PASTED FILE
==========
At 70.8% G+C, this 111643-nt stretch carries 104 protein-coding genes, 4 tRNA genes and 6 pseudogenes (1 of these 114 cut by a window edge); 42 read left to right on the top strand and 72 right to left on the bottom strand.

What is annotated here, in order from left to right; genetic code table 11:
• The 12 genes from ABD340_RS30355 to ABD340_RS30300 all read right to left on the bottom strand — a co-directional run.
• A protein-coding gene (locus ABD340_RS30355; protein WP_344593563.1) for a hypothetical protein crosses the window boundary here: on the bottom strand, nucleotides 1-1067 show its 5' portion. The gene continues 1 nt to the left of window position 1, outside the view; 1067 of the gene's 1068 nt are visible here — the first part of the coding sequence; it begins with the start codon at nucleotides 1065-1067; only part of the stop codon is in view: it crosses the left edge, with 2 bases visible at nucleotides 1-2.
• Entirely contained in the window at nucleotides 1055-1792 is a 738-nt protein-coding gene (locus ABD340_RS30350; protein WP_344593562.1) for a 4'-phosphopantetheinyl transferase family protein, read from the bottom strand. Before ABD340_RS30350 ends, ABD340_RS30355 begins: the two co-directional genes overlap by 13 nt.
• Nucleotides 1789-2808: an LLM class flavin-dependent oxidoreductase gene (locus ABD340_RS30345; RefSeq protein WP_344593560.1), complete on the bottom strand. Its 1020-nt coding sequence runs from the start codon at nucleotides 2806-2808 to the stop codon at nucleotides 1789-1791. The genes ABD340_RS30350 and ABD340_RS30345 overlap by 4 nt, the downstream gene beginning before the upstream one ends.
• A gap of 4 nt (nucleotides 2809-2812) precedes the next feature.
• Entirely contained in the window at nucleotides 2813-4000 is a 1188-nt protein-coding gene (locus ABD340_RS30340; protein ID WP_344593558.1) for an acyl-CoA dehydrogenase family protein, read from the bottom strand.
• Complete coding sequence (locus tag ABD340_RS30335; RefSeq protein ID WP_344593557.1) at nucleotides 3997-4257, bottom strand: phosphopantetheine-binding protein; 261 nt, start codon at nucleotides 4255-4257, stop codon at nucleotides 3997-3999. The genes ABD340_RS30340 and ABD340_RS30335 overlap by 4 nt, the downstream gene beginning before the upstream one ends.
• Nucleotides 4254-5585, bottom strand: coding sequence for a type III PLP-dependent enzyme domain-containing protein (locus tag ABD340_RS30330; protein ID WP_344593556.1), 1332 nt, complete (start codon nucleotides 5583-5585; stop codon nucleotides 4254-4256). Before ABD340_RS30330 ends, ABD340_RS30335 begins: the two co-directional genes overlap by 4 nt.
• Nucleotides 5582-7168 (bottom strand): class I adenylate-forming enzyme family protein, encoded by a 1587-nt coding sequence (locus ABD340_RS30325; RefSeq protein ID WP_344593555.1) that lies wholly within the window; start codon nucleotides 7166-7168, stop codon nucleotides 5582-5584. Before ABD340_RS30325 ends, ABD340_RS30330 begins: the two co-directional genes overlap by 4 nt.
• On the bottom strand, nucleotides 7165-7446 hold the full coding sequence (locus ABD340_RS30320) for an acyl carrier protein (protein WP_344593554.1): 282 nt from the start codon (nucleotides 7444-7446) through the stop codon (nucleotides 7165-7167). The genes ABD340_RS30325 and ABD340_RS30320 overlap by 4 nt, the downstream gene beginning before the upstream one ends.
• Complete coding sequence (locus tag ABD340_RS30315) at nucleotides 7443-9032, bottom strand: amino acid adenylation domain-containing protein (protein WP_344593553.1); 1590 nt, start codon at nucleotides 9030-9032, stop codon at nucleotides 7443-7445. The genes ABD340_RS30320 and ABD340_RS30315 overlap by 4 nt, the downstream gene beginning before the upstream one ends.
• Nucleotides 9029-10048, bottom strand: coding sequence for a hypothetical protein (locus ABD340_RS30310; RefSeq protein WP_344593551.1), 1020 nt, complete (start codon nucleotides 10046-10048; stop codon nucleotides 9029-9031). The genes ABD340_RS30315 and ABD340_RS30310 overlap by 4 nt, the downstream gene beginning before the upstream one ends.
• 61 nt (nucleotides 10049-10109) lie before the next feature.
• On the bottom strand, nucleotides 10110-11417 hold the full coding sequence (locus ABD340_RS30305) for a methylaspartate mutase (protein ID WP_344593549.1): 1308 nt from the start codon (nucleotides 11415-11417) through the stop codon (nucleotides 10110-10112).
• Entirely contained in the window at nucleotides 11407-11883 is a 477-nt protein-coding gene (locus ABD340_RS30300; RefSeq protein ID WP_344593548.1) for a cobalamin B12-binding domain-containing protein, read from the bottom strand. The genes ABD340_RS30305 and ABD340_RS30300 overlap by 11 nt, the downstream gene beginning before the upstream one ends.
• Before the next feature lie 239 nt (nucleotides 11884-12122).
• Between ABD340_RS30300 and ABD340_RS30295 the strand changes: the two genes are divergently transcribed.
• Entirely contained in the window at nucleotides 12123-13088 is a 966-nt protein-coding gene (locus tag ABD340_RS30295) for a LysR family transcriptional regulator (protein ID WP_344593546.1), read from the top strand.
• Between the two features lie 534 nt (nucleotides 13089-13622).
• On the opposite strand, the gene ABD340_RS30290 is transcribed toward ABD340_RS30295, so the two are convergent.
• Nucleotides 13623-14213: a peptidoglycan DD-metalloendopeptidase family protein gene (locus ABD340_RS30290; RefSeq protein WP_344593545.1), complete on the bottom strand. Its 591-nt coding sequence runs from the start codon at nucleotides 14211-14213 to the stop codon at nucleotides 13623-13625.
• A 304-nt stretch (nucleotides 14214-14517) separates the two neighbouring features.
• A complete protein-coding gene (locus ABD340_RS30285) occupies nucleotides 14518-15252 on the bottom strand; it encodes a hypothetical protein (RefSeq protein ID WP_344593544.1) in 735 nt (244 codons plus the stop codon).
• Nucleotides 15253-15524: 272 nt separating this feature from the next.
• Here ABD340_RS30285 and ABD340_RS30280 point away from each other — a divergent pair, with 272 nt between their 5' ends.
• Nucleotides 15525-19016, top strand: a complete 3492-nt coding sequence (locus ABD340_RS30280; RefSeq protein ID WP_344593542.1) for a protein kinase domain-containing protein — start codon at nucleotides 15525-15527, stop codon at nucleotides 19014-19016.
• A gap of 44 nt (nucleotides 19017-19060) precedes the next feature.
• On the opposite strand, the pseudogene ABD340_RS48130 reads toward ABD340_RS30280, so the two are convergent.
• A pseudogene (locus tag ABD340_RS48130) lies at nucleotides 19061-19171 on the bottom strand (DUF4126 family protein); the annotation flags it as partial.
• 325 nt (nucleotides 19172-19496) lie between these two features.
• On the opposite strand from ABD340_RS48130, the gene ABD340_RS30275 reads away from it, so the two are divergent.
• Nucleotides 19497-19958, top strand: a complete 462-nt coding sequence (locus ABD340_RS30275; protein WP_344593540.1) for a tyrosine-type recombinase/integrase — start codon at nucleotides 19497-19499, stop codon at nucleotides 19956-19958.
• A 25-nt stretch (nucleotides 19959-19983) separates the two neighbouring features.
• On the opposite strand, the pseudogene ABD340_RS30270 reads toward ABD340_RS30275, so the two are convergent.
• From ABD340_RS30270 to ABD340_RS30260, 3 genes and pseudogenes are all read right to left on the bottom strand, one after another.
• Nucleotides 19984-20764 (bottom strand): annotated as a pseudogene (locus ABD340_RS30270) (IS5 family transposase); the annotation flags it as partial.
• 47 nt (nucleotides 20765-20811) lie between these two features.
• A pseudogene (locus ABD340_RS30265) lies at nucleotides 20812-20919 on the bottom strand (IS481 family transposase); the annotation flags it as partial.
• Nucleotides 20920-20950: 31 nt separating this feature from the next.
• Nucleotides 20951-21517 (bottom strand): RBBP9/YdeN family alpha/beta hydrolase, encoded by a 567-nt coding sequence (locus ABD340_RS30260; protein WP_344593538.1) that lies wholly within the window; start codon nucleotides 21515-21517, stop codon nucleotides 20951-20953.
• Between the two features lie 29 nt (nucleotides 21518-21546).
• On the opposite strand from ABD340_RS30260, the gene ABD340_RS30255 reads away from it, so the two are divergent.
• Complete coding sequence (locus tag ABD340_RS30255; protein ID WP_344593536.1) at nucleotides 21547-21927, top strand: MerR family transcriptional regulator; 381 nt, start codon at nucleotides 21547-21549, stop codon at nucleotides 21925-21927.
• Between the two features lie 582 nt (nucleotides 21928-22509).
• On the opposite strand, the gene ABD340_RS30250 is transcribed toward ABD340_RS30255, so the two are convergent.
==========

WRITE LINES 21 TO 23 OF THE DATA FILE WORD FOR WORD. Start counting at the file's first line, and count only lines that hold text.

• Between the two features lie 534 nt (nucleotides 13089-13622).
• On the opposite strand, the gene ABD340_RS30290 is transcribed toward ABD340_RS30295, so the two are convergent.
• Nucleotides 13623-14213: a peptidoglycan DD-metalloendopeptidase family protein gene (locus ABD340_RS30290; RefSeq protein WP_344593545.1), complete on the bottom strand. Its 591-nt coding sequence runs from the start codon at nucleotides 14211-14213 to the stop codon at nucleotides 13623-13625.